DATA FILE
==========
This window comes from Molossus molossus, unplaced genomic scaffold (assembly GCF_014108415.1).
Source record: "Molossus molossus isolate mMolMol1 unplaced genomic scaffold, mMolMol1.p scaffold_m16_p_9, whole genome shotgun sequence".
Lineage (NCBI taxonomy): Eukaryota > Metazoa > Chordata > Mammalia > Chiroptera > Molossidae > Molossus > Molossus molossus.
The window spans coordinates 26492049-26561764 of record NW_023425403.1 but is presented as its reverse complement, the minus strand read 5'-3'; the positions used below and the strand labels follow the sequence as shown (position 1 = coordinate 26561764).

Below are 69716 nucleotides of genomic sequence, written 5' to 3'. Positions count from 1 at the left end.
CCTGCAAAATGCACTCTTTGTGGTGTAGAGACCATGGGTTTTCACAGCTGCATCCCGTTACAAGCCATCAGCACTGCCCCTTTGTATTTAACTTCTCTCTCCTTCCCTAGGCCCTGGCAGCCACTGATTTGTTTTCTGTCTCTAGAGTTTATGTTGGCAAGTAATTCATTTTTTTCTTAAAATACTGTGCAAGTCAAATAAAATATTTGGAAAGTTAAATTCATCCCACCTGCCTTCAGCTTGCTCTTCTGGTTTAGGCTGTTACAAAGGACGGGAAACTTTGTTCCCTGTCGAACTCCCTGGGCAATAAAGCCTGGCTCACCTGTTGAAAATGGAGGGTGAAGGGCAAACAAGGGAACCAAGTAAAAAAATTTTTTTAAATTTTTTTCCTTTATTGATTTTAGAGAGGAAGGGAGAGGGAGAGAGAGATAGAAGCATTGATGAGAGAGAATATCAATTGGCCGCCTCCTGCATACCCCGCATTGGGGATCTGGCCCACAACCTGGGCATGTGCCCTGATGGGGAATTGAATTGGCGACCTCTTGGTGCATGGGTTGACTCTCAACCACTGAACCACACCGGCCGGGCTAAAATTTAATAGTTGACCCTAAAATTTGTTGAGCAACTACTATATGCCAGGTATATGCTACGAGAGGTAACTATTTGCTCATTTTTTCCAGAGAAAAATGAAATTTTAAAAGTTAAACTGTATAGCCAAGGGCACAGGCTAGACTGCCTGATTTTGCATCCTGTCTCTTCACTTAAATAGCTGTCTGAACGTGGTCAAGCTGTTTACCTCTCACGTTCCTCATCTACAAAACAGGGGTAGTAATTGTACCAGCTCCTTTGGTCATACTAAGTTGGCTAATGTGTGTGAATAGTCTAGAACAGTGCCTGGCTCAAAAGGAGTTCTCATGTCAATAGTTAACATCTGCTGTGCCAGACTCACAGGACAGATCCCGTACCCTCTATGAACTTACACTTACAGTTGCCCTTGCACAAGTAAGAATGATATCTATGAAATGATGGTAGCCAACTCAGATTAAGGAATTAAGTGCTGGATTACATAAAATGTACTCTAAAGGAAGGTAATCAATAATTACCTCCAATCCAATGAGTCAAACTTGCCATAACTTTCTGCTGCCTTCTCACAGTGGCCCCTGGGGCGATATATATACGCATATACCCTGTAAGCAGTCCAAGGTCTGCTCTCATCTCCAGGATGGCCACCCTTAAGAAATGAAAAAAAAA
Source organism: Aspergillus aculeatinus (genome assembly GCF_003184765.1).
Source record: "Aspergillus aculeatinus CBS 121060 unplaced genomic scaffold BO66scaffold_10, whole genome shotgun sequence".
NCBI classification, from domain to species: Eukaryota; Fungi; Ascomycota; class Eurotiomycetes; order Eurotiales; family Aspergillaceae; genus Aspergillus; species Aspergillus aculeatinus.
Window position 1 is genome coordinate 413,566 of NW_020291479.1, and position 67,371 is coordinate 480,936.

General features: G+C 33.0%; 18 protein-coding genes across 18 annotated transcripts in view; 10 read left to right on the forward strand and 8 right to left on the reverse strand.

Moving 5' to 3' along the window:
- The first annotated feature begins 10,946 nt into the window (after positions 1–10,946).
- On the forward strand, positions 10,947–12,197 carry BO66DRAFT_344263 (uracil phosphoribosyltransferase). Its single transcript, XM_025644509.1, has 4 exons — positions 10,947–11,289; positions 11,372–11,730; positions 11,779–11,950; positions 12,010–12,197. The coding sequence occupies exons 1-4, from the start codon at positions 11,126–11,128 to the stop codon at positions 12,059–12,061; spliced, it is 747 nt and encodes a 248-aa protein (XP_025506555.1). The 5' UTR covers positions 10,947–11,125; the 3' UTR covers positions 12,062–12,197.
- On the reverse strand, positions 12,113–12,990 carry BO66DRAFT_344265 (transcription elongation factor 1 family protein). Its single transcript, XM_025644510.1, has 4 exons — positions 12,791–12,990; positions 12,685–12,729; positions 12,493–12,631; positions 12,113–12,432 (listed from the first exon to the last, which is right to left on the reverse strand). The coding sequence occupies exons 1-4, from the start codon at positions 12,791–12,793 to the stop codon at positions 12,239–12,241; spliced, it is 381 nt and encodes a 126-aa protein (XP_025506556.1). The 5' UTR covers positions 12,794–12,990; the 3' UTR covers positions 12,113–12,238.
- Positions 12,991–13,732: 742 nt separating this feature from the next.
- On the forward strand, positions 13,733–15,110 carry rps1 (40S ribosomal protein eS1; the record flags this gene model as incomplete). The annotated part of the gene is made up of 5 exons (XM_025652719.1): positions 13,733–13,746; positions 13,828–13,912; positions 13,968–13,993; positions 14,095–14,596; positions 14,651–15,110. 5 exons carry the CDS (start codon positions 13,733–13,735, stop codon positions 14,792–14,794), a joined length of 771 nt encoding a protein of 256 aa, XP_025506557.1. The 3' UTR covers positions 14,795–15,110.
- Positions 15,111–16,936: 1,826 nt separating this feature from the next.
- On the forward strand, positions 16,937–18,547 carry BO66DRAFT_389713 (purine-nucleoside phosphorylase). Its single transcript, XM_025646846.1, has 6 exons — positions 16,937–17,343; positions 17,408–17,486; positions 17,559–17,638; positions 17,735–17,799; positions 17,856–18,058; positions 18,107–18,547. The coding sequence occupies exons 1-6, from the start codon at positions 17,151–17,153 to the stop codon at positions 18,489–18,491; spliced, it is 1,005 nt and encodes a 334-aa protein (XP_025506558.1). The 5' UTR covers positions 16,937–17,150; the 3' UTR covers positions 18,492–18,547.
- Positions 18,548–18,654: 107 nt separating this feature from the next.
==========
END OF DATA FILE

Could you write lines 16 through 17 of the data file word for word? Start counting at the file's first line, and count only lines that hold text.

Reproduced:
- Positions 12,991–13,732: 742 nt separating this feature from the next.
- On the forward strand, positions 13,733–15,110 carry rps1 (40S ribosomal protein eS1; the record flags this gene model as incomplete). The annotated part of the gene is made up of 5 exons (XM_025652719.1): positions 13,733–13,746; positions 13,828–13,912; positions 13,968–13,993; positions 14,095–14,596; positions 14,651–15,110. 5 exons carry the CDS (start codon positions 13,733–13,735, stop codon positions 14,792–14,794), a joined length of 771 nt encoding a protein of 256 aa, XP_025506557.1. The 3' UTR covers positions 14,795–15,110.